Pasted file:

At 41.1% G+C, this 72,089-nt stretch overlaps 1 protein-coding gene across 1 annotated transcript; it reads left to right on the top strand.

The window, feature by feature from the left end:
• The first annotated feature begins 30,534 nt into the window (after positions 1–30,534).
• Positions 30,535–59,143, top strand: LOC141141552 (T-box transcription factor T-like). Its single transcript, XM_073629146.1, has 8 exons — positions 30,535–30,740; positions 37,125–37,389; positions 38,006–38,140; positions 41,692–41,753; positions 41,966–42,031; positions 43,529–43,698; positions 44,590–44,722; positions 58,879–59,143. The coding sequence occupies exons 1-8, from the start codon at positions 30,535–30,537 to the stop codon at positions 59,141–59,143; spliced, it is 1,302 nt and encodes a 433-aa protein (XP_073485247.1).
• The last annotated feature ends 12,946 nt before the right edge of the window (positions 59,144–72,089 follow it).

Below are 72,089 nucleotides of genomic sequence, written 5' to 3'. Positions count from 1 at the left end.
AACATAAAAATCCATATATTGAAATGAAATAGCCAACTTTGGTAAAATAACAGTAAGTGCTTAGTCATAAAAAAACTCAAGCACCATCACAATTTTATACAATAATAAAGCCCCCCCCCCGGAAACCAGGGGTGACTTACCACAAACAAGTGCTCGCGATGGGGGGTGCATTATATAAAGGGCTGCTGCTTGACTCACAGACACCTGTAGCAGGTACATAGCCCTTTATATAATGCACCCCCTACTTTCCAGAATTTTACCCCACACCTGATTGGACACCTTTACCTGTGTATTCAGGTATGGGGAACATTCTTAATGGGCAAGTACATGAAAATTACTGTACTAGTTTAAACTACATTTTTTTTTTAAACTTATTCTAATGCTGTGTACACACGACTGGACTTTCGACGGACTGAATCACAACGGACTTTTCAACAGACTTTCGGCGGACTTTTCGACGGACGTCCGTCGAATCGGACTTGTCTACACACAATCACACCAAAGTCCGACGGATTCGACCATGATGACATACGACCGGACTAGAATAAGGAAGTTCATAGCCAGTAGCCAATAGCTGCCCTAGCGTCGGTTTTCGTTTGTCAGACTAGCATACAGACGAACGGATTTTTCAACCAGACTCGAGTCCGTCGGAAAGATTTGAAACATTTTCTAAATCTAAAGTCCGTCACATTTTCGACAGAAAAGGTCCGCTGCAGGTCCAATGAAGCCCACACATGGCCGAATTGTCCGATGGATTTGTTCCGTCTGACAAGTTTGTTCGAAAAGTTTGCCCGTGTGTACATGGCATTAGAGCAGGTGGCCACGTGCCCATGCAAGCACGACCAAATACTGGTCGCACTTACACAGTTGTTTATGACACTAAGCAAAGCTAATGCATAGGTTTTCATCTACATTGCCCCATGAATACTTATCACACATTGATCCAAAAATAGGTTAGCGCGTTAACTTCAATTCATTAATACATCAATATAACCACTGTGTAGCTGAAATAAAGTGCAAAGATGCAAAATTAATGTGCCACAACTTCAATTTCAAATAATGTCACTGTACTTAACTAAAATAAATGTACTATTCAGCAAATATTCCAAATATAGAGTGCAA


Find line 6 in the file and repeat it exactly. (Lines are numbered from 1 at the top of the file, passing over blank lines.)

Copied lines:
Below are 72,089 nucleotides of genomic sequence, written 5' to 3'. Positions count from 1 at the left end.